This site has discussed black cohosh before. Our focus was on the lack of effectiveness for the treatment for menopausal symptoms, and the lack of manufacturing standards that result in variability in product content of black cohosh.
Now, following an analysis of 16 case reports of hepatotoxicity associated with the use of Cimicifugae racemosae rhizoma (black cohosh, root), the European Medicines Agency has advised consumers to stop taking black cohosh and consult their doctor immediately if they develop signs and symptoms suggestive of liver injury. Examples include tiredness, loss of appetite, yellowing of the skin and eyes, or severe upper stomach pain with nausea and vomiting or dark urine.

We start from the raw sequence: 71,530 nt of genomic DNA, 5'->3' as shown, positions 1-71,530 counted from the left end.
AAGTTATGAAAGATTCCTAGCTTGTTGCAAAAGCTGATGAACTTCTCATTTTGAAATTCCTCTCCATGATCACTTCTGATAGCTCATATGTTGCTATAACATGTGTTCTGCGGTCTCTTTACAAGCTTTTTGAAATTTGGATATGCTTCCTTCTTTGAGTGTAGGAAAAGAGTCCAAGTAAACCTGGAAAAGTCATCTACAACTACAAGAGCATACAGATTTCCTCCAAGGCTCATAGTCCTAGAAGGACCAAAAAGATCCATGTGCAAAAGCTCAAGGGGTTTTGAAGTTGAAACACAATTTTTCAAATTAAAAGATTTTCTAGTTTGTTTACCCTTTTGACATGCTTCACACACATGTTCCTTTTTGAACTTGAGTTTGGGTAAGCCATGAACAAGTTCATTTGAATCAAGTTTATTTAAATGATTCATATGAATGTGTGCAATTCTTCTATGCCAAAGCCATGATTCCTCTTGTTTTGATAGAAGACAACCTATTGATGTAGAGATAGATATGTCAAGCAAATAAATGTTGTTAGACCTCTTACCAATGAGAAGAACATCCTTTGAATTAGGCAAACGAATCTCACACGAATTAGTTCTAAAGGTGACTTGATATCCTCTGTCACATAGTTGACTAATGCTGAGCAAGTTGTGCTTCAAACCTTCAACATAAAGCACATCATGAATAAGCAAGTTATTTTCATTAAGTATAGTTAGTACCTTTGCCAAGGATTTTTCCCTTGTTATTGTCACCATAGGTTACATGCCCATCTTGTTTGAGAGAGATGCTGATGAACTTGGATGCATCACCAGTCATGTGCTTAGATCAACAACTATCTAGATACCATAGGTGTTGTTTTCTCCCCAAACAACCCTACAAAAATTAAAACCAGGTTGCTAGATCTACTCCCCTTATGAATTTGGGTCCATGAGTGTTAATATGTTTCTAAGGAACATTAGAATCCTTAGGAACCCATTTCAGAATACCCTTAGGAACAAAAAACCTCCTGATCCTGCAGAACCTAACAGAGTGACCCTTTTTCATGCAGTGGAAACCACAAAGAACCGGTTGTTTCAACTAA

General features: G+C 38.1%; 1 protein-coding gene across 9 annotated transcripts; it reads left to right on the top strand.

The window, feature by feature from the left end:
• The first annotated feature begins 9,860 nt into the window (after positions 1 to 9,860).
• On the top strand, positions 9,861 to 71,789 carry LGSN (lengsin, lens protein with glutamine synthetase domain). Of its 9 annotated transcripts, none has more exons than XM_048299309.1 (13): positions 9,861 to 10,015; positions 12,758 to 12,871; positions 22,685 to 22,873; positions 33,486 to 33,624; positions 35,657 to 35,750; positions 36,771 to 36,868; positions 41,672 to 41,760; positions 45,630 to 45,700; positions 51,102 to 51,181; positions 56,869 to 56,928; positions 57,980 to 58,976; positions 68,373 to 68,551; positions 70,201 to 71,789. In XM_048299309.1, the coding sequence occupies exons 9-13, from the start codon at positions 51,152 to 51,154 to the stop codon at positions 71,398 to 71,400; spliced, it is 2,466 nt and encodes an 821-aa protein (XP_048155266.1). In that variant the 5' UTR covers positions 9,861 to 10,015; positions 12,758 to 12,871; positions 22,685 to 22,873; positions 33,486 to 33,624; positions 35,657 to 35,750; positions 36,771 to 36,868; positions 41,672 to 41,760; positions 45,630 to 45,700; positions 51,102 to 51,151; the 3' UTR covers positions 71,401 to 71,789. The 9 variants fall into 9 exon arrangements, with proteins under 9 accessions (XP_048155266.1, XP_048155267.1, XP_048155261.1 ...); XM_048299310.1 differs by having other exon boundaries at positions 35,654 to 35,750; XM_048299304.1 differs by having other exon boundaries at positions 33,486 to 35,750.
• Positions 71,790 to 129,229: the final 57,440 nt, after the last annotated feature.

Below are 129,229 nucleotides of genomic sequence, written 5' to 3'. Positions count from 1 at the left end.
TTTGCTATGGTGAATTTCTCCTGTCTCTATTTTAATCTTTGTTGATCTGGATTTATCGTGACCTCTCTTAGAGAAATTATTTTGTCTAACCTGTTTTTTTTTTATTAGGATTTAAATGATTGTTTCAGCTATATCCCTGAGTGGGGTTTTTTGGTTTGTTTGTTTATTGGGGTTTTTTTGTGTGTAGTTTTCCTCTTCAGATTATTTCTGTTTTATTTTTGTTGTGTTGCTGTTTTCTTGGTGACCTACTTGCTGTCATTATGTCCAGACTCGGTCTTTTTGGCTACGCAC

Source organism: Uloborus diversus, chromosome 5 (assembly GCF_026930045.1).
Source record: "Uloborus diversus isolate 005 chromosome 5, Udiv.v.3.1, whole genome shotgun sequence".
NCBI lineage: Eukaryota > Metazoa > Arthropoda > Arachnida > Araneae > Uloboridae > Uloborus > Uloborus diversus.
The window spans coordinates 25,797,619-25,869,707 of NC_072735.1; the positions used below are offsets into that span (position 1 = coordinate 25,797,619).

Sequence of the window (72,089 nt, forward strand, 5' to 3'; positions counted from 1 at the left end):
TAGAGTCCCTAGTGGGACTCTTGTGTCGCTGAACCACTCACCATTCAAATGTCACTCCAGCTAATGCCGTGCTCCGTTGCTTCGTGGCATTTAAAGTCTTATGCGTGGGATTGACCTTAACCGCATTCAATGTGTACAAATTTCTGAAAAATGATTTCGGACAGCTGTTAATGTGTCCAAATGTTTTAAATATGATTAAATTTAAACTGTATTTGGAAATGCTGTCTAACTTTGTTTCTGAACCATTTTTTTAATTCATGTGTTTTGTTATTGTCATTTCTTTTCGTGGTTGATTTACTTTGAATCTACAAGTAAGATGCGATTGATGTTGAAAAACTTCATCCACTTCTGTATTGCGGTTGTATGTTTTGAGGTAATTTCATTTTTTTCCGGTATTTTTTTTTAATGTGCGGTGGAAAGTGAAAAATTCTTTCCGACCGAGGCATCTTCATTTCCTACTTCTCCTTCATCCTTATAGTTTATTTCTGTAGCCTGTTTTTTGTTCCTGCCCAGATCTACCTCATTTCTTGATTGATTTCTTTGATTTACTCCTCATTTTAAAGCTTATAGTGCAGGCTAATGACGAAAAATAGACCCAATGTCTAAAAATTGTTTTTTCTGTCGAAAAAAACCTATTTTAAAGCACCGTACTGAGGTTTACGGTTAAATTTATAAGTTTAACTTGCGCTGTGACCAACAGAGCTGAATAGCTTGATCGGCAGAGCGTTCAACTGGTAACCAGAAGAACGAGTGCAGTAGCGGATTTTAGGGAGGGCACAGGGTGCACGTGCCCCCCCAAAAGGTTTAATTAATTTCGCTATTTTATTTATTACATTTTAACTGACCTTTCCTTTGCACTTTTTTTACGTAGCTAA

John Russo, Jr., PharmD, is president of The MedCom Resource, Inc. Previously, he was senior vice president of medical communications at www.Vicus.com, a complementary and alternative medicine website.